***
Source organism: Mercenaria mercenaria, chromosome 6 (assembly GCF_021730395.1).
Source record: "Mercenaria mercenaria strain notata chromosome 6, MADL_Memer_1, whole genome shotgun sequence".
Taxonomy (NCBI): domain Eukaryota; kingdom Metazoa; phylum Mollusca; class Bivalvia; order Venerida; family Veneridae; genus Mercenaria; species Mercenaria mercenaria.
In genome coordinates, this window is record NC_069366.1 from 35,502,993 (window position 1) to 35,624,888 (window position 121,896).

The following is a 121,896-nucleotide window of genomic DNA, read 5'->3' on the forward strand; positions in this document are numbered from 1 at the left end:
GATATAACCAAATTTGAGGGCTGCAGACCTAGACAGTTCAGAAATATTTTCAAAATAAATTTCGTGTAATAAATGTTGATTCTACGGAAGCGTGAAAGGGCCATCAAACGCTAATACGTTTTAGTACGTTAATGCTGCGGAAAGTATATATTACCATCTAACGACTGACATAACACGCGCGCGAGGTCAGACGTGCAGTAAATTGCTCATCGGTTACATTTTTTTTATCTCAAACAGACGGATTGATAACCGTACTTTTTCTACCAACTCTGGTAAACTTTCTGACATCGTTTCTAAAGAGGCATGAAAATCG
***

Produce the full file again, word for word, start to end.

Source organism: Mercenaria mercenaria, chromosome 6 (assembly GCF_021730395.1).
Source record: "Mercenaria mercenaria strain notata chromosome 6, MADL_Memer_1, whole genome shotgun sequence".
Taxonomy (NCBI): domain Eukaryota; kingdom Metazoa; phylum Mollusca; class Bivalvia; order Venerida; family Veneridae; genus Mercenaria; species Mercenaria mercenaria.
In genome coordinates, this window is record NC_069366.1 from 35,502,993 (window position 1) to 35,624,888 (window position 121,896).

The following is a 121,896-nucleotide window of genomic DNA, read 5'->3' on the forward strand; positions in this document are numbered from 1 at the left end:
GATATAACCAAATTTGAGGGCTGCAGACCTAGACAGTTCAGAAATATTTTCAAAATAAATTTCGTGTAATAAATGTTGATTCTACGGAAGCGTGAAAGGGCCATCAAACGCTAATACGTTTTAGTACGTTAATGCTGCGGAAAGTATATATTACCATCTAACGACTGACATAACACGCGCGCGAGGTCAGACGTGCAGTAAATTGCTCATCGGTTACATTTTTTTTATCTCAAACAGACGGATTGATAACCGTACTTTTTCTACCAACTCTGGTAAACTTTCTGACATCGTTTCTAAAGAGGCATGAAAATCG